consider, v.i.

Victor Steinbok aardvark66 at GMAIL.COM
Thu Nov 10 07:22:58 UTC 2011

That's odd, all things considered. Oh, wait! "All things considered"
does not have a separate entry either! This is actually a bit shocking
for the following reasons.

It does make an appearance under consider v., but only in a single quote
under considered (consider 12.).

> 1784 J. Potter /Virtuous Villagers/ I. 163   All things considered, I
> think it will be most adviseable for you to stifle your passion.

What's odd here is not just that this is the only quotation for "all
things considered" under "consider", but that it's the penultimate one
under "considered", with the latest one being four years later:

> 1788 /Gentleman's Mag./ 58 1153   It is enough, considered how easy it
> is to copy out words from other Dictionaries.

It does not mean, however, that the OED is devoid of "all things
considered"--it appears to be a synonym of choice in two different lemmas.

whole n. B.3.d
/on/ or /upon the whole/
> (a) on the basis of the affair as a whole; considering the whole of
> the facts or circumstances; all things considered; 'taking it all
> together'.

world n. P6.c.(a)
>  (a) for all the world: in regard to, or taking into consideration,
> everything in the world, all things considered; (hence) in every
> respect, exactly (like, etc.). Also occas. +for all this world, +in
> all the world. Cf. Phrases 9a.

There are also 17 apparent quotes that pop up when searching for "all
things considered", but one of them is a mention of the NPR show, and 9
of the rest are quotes from Chesterton's All Things Considered (plus one
more mention of Chesterton's title that actually isn't  and the one above).

That leaves 5 (+1).

campshedding/campsheeting n.

> 1862 H. Kingsley /Ravenshoe/ III. xiii. 201   The old gentleman ...
> moved slowly down along the camp-shuting ... . Then the lad ...
> slipped over the camp-shooting (will anybody tell me how to spell that
> word? /Camps-heading/ won't do, my dear sir, all things considered).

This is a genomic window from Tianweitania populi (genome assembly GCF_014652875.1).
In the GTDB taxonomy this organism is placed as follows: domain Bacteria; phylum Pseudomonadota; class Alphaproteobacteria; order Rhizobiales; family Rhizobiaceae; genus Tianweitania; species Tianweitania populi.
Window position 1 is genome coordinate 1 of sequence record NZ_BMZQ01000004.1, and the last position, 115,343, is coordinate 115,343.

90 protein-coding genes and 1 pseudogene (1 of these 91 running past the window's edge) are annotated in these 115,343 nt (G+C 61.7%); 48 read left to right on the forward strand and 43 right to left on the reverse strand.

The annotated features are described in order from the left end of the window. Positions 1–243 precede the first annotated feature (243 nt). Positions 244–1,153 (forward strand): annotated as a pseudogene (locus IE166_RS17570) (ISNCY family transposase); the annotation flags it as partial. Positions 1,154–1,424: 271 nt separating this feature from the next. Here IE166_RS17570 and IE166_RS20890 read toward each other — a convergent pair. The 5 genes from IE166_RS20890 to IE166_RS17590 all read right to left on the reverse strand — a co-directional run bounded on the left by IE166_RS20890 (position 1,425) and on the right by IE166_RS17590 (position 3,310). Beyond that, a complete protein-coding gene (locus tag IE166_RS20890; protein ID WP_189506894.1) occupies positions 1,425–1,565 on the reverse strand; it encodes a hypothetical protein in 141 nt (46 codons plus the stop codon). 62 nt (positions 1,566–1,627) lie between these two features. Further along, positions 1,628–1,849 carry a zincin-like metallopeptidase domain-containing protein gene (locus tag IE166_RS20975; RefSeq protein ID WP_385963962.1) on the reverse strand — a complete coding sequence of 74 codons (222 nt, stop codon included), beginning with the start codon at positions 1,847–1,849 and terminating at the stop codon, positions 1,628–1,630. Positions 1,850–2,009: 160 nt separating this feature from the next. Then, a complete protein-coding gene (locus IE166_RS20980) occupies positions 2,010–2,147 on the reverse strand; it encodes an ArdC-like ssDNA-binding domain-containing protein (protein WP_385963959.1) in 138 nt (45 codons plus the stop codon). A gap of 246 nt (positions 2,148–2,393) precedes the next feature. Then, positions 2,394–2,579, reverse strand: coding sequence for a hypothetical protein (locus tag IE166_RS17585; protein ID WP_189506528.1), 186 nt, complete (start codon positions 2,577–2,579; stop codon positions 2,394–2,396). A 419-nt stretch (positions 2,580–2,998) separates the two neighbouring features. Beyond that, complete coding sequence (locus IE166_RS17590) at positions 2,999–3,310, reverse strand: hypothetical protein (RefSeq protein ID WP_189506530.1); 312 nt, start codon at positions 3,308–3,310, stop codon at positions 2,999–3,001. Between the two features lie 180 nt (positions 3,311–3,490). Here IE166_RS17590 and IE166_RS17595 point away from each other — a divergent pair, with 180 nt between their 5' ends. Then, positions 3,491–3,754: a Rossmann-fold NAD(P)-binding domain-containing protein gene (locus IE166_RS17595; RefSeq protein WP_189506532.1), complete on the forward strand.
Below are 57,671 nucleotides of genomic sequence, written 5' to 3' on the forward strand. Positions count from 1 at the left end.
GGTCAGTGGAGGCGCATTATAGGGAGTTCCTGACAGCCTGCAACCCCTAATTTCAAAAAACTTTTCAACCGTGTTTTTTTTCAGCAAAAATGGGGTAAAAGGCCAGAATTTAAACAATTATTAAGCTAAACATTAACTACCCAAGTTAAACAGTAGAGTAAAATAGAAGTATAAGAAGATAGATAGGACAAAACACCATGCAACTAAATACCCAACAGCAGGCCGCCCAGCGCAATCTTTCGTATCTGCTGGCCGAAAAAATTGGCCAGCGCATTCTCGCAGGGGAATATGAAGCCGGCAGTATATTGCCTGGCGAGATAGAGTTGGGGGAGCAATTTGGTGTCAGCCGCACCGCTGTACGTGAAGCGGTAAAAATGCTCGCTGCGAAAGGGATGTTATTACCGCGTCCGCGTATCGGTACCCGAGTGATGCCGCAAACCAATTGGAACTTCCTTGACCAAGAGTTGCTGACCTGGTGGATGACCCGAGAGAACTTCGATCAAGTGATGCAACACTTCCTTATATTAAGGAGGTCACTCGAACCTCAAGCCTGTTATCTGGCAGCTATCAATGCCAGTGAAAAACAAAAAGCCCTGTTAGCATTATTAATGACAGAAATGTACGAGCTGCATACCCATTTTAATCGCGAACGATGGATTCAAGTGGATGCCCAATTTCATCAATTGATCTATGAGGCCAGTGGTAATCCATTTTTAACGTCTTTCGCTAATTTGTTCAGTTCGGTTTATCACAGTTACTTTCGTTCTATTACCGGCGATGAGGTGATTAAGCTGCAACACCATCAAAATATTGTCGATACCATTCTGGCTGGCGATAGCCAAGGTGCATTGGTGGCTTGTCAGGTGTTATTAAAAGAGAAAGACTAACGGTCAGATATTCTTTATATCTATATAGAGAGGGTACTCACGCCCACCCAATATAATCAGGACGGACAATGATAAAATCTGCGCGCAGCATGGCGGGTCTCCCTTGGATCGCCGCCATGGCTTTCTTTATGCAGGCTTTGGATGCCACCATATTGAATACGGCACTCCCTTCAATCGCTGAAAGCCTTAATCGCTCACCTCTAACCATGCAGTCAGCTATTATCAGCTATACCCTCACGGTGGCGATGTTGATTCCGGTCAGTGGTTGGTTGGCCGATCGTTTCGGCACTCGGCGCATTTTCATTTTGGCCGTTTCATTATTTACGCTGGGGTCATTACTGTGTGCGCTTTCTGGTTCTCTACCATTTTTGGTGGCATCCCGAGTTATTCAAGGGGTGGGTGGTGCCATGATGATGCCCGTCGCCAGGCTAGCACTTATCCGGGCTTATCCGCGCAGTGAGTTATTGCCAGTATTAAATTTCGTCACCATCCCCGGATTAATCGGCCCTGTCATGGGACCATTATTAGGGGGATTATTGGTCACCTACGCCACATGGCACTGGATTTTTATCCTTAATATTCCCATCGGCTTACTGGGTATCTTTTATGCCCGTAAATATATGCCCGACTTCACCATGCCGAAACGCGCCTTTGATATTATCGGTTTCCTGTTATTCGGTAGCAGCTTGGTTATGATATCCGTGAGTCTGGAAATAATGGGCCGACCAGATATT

gollop v. [this is the +1]
> 1930 A. Kennedy /Orra Boughs/ i. 4   His conclusion, his attempt at
> constructive criticism, had been almost an afterthought. 'All things
> considered' (Ah, how he had golloped Chesterton) 'Burns does have a
> claim to immortality.'

misled adj.
> 1986 W. Weaver tr. U. Eco /Trav. in Hyper Reality/ iv. 171   According
> to the second, they are 'misled comrades', who behave execrably but,
> all things considered, for noble motives.

rushed adj.2 2.
> 1881 W. C. Russell /Ocean Free-lance/ III. v. 162   By the time
> breakfast was piped the yards were crossed and the sails ready for
> bending. This, all things considered, was a very smartly-rushed job.

steadable adj. obs.
> 1648 King Charles I /Let./ 28 Oct. in T. Carte /Coll. Orig. Lett./
> (1735) III. 589,   I am sure, all things considered, it is fittest for
> my service, and I am confident will prove as steadible to him.

turkey n.2 2.d.
> 1824 /Little Bit of Tid-Re-I/ ii. 109   So that, all things
> considered, I hope neither the Indian, whom the Yankey could not cheat
> in the division of their game (a turkey and a buzzard,) ... will
> accuse me of /not talking Turkey/ to them in this article.

This is actually pretty good--we got a full range of quotations:
1648, 1824, 1862, 1881, 1930, 1986
Plus Chesterton's 1908 title and the long-running NPR show.

  Does anyone want to beat 1648?  ;-)
The History of the World. [By Sir Walter Raleigh.] London: 1614
Book I. Part I. Ch. 3. Of the Second Punick Warre. Section 15. p. 439
> For h. said, that since they had all of late serued one Master, there
> was little reason why the /Leontines /should not be enfranchised by
> his death, aswel as the /Syracusians/;//yea or much rather, all things
> considered; since in their streetes the Tyrant was slayne and liberty
> first proclaymed.

Beat 1614?
Essays. By Michel Lord of Montaigne [de Montaigne]. Translated by John
Florio. 1906 Museum edition of the 1603 translation.
Volume 5. Chapter 5. Upon some Verses of Virgil. p. 183
> Some one may give more, that (all things considered, giveth not so much.
Volume 6. Chapter 13. Of. Experience. pp. 389-90
> Consider but how milde the punishment is, in respect of chers, and how
> favourable. Consider his slowenesse in comming : hee onely incommodeth
> that state and encombreth that season of thy life, which (all things
> considered) is now become barren and lost, having as it were by way of
> composition given place unto the sensuall licenciousnesse and wanton
> pleasures of thy youth. The feare and pitty, men have of this evill,
> may serve thee as a cause of glory.

Another 1603 [?]:
A replie unto a certaine libell: latelie set foorth by Fa. Parsons,
1603. Facsimile edition in English Recusant Literature, 1558-1640. By D.
M. Rogers. 1967-1979
> Which although I wish had been omitted, yet all things considered, the
> wrongs that the parties haue particulerly receiued at their hands tor
> many yeeres together, as well as in generall, may somwhat excuse their
> choler.

Maybe this one (1560)?


On 11/9/2011 2:52 PM, Jonathan Lighter wrote:
> Which isn't in OED either.
> JL
> On Wed, Nov 9, 2011 at 1:25 PM, Dan Goncharoff<thegonch at>  wrote:
>> Fells like a twist on considering:
>> "A pretty good day, considering."
>> DanG

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